WapCar writers’ favourite cars of 2020: Volvo S60 T8 R-Design
Shaun · Jan 14, 2021 09:00 AM
As you may already know, WapCar held the first-ever Car of the Year awards where you, our readers, get to decide which cars deserved to win. At the same time, each member of WapCar editorial team has also chosen his/her very own favourite car of the year. My pick was the Volvo S60 T8 R-Design.
Let me start with a confession: the initial pick for my favourite car of the year was the G20 BMW 3 Series. That is, until I’ve spent a night with the Volvo S60 T8. And boy, was I glad to have experienced it.
I’ll get the negatives out of the way first; interior practicality isn’t the best due to the massive centre tunnel that houses the hybrid battery, there’s no folding rear seats, and it’s a heavy car.
For someone who likes to keep the interior as empty as possible, the laughably shallow centre storage isn’t a deal breaker for me. But the lack of folding rear seats is a bit of a bummer because in my car ownership experience, there are a couple of times when folding seats saved the day.
As for the hefty weight (2,037 kg), it does blunt the Volvo S60’s agility. Having driven through a series of bends enthusiastically, it was obvious that the Volvo S60 T8 doesn’t dance around corners as nimbly as the G20 BMW 3 Series.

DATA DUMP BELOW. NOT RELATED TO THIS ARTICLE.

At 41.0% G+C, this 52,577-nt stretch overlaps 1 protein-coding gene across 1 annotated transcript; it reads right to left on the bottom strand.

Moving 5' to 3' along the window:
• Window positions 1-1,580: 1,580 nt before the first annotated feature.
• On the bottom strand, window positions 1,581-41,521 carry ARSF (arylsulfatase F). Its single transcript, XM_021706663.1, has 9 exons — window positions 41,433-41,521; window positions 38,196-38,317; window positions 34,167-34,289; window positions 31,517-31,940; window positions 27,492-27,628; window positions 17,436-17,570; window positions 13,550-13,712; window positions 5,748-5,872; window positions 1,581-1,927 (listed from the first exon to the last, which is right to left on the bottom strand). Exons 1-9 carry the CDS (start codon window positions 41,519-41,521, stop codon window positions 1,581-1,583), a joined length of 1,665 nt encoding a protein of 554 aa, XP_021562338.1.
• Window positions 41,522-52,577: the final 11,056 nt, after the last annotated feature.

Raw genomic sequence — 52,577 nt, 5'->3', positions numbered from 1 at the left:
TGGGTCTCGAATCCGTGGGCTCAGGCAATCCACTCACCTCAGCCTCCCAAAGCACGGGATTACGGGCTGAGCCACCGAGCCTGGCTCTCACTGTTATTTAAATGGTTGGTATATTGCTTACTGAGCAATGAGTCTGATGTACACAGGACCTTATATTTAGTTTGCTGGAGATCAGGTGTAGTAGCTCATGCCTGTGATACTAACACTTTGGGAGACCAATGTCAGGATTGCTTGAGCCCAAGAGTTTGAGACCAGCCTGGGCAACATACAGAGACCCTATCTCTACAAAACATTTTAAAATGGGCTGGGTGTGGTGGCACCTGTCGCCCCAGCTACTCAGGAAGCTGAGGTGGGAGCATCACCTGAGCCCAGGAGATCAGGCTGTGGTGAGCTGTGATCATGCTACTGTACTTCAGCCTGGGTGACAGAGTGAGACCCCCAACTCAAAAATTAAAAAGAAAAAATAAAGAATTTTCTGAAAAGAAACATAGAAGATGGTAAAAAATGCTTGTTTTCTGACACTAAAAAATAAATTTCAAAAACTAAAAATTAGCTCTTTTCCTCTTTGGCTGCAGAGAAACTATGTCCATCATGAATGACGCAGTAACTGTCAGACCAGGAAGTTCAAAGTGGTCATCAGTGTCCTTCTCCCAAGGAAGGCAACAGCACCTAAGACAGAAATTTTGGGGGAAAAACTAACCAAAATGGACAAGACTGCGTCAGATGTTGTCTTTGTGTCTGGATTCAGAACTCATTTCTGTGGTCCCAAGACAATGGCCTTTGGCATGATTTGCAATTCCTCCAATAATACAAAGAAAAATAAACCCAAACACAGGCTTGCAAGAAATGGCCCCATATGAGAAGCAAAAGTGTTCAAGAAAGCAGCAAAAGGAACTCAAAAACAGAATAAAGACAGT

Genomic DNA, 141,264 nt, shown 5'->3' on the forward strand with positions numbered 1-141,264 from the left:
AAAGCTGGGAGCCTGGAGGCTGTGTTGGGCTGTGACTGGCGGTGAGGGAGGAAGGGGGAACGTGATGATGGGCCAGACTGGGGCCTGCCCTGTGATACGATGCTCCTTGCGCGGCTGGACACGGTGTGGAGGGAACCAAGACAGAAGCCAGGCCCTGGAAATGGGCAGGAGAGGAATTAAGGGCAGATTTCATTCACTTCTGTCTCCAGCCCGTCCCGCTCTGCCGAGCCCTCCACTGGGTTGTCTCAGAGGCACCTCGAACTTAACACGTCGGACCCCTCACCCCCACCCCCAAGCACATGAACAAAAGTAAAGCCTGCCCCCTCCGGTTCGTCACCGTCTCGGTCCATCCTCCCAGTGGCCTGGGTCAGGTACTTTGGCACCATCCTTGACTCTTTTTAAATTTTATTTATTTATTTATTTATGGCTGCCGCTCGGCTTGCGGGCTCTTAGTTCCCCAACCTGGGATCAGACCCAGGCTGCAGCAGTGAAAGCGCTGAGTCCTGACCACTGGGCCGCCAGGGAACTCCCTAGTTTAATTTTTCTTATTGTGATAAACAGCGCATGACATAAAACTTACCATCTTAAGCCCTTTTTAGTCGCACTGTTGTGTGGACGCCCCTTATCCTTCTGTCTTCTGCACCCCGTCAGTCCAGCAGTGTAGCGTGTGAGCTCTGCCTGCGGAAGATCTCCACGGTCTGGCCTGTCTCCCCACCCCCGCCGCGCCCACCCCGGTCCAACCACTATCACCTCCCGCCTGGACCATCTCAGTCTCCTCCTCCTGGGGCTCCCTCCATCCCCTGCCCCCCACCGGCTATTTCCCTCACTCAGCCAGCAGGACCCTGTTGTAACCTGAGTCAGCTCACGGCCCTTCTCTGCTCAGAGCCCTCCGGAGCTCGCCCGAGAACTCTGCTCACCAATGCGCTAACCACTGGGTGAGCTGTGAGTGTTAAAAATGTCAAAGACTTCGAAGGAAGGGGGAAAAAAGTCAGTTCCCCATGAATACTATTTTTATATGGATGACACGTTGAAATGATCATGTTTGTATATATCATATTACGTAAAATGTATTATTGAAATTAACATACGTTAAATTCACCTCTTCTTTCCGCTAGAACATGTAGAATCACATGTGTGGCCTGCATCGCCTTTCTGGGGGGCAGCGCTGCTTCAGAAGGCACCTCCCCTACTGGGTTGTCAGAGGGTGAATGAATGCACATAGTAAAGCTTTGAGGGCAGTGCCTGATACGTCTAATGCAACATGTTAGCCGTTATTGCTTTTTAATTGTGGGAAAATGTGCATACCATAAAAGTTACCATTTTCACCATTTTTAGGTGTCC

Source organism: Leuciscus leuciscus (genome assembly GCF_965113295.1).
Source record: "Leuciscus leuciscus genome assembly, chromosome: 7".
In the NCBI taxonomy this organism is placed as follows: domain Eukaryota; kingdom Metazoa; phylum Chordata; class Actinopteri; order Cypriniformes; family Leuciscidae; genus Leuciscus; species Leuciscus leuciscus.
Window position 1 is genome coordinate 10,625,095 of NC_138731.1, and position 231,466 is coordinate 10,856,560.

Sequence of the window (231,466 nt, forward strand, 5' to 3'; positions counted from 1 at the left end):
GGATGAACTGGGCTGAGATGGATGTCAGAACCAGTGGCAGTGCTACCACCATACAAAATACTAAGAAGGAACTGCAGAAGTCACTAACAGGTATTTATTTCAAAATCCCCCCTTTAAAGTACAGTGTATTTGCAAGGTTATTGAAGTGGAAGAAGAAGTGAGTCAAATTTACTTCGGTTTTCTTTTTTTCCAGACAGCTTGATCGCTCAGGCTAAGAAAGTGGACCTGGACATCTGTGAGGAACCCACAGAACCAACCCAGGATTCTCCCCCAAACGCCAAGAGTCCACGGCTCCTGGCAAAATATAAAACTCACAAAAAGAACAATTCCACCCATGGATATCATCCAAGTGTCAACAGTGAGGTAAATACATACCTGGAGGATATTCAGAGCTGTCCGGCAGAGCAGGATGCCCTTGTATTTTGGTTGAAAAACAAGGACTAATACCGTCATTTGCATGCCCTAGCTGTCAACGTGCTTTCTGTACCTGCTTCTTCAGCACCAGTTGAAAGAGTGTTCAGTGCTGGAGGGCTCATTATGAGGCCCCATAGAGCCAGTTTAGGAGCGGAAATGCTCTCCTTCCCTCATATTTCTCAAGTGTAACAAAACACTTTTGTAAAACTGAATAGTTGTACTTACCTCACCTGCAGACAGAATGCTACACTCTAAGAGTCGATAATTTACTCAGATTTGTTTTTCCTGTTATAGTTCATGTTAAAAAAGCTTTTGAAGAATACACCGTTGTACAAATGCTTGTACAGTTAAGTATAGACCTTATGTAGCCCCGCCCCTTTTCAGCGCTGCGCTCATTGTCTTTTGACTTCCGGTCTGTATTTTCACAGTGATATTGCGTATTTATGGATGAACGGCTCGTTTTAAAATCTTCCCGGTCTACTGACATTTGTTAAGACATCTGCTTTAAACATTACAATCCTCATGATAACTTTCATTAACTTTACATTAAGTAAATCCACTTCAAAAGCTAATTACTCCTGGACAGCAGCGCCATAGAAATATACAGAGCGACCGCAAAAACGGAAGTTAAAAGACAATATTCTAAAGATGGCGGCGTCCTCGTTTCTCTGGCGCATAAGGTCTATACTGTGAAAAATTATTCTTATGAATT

Granted, it's not exactly a fair comparison as the BMW 3 Series tested wasn't a PHEV. Still, the G20 3 Series has an inherent sharpness and balance that's embedded regardless of variants.
And that’s where all the negatives end. Sure, the Volvo S60 doesn’t handle as well as the BMW 3 Series, but I’m sure very few expected otherwise and in everyday driving situations, the Volvo S60 is the more pleasant car to drive.
The controls are also pleasantly calibrated. Steering is light and effortless to manoeuvre around town. It’s not razor sharp like the 3 Series nor is it quick to react like the C-Class, but it’s linear, which is ultimately more important in daily situations.
Same goes for the throttle response, it reacts intuitively and progressively to your right foot. Brakes are decently progressive for a hybrid, though it has to be said that it still can’t match the natural feel of non-regenerative brakes.
Driving position is excellent. The steering wheel and pedals are centered, and the footwell is spacious, unlike the C-Class or even the 3 Series with their protruding transmission tunnel. The seats are fantastically comfortable. It just supports your body in all the right places, without any pressure points.
I could go on about the little details that make driving the Volvo S60 T8 such a pleasurable experience in daily situations. But you really have to try it for yourself to know what I’m on about.
If you’ve dismissed the Volvo S60 T8 because its badge doesn’t project the same status as its rivals, that’s a quite a shame. Because it’s a proper luxury car and it deserves to be, at the very least, on your shortlist. Read our full review here.
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